Over the next four blogposts, Zachary Stocks (@Museumorphosis) will be sharing with us a project he created called Heritage Organizations for Rural Social Equity (HORSE). We welcome this focus on smaller and rural cultural heritage organization since they often get left out of the greater conversations related to equity work in museums.
Part 2 of this 4 part series will discuss the foundational philosophy behind HORSE, outlining why museums should serve as sites for social action, and why that work is important for rural museums in particular. Part 3 will present the first two steps of the four-part methodology for rural museums to help create more equitable communities. Part 4 will present the last two steps of this methodology.
Zachary is a returning contributor to The Incluseum; you can read his previous blogpost here. Thank you, Zachary for sharing your work and reflections with The Incluseum community!
In 2017, I watched online as white supremacists marching through Charlottesville, in my home state of Virginia, for the deadly United the Right rally. The attendees were not hooded Klansmen, but angry young white men who looked identical to people I interacted with every day –on the bus, at the gym, and in my apartment complex. I had recently left a job at an African American museum in a major city for a new role at a heritage museum in a small coastal Oregon seaport, hours from the interstate. Without a support network of my Black family, friends, and coworkers, I felt a sudden, terrifying loneliness. I was in one of the whitest corners of the US watching the rise of American fascism out in the open, and nothing about my new job or new home encouraged me to speak out about me fears with any assurances that I would be understood or supported.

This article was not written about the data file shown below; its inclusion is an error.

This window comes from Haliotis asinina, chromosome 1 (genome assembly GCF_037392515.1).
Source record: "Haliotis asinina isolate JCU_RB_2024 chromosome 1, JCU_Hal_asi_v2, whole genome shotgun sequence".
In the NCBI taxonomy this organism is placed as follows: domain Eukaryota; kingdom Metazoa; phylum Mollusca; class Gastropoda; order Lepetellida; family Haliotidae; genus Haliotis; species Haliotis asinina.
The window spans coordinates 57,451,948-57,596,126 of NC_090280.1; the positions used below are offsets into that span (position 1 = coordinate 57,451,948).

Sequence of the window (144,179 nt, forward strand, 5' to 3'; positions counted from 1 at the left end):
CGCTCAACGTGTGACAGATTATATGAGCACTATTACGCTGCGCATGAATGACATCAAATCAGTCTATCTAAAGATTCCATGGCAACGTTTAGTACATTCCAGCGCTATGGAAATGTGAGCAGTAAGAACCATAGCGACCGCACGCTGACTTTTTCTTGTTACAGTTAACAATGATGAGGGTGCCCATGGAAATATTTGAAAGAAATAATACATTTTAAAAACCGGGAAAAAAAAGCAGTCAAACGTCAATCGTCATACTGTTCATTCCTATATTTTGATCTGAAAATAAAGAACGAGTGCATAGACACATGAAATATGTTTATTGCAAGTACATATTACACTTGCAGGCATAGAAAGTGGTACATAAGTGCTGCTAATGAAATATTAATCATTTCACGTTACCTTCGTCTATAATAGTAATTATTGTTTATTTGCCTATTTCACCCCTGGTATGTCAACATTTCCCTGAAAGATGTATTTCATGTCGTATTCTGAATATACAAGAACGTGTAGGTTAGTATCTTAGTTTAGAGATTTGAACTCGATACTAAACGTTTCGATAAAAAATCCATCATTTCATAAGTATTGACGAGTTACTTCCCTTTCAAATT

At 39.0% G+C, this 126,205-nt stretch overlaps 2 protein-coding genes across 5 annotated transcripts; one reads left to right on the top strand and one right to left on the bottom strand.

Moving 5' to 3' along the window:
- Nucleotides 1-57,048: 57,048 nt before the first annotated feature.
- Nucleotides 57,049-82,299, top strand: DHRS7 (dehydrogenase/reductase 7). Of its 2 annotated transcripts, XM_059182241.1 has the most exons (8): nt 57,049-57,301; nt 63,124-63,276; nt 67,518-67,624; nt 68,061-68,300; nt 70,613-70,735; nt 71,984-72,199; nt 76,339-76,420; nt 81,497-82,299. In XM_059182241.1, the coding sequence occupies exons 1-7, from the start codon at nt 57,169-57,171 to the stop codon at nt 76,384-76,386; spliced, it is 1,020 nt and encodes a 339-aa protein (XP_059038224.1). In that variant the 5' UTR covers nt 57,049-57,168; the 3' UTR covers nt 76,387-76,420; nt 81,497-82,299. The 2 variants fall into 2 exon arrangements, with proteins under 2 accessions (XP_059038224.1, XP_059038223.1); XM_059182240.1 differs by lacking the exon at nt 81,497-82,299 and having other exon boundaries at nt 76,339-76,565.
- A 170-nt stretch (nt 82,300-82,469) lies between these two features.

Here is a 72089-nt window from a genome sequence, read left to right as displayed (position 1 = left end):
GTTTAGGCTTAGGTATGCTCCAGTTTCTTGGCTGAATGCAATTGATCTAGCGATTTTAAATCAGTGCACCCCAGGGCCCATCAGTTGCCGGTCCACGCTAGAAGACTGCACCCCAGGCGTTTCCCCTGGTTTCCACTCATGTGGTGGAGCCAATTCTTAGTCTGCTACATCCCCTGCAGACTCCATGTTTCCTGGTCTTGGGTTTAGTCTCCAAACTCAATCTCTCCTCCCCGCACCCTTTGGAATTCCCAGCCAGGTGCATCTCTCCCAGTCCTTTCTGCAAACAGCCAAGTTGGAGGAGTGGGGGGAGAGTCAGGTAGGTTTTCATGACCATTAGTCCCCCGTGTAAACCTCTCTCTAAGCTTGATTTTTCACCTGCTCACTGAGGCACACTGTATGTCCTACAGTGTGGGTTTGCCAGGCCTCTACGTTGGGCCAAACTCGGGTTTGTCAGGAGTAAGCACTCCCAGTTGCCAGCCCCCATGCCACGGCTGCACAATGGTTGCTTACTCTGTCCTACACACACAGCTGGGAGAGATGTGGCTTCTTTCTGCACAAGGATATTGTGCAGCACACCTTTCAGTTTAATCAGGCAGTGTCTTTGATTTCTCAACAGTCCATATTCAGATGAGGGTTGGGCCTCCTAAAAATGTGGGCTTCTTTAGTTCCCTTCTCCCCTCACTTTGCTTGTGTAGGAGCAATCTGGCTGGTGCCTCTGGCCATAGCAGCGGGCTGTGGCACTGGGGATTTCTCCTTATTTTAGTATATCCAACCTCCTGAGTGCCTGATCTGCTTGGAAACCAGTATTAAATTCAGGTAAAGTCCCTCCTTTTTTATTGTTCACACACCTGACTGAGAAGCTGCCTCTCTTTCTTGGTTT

I was not alone in my feelings. For over a decade, prominent voices within our field has spoken out about the myth of the politically neutral museum. In the aftermath of several high-profile murders of Black, Indigenous, Jewish, and Latinx Americans, a new chorus of museum workers was speaking out on social media about how our museums had failed to disavow white supremacy. While museums publicly boasted about how they support and serve their diverse communities, their unwillingness to dismantle oppressive internal systems represented the same social inequalities enforced violently by police and the criminal justice system. But their apathy only betrays public accountability. Ambivalence to racist violence, legal and social inequities, poverty, food and housing insecurity and other issues only benefits the perpetrators. Museum neutrality is a security blanket, not a solution. Museums’ fear of being branded as “political” for taking a stance again white supremacy has only allowed racism to proliferate insidiously within their own institution through barrier to entry, microaggressions, and unrecognized contributions of POC workers. There is no “common ground” to be had with those who do not believe in everyone’s right to exist.
Museums can be great allies in resisting white supremacy, but first, they must acknowledge the lived experiences of people of color, womxn, the LGBTIQ communities, and others, and publicly affirm that their lives matter. With this most basic obligation of empathy and decency met, museums, individuals, and businesses can then work together to use their resources in ways that move us closer to a society where everyone can live and thrive.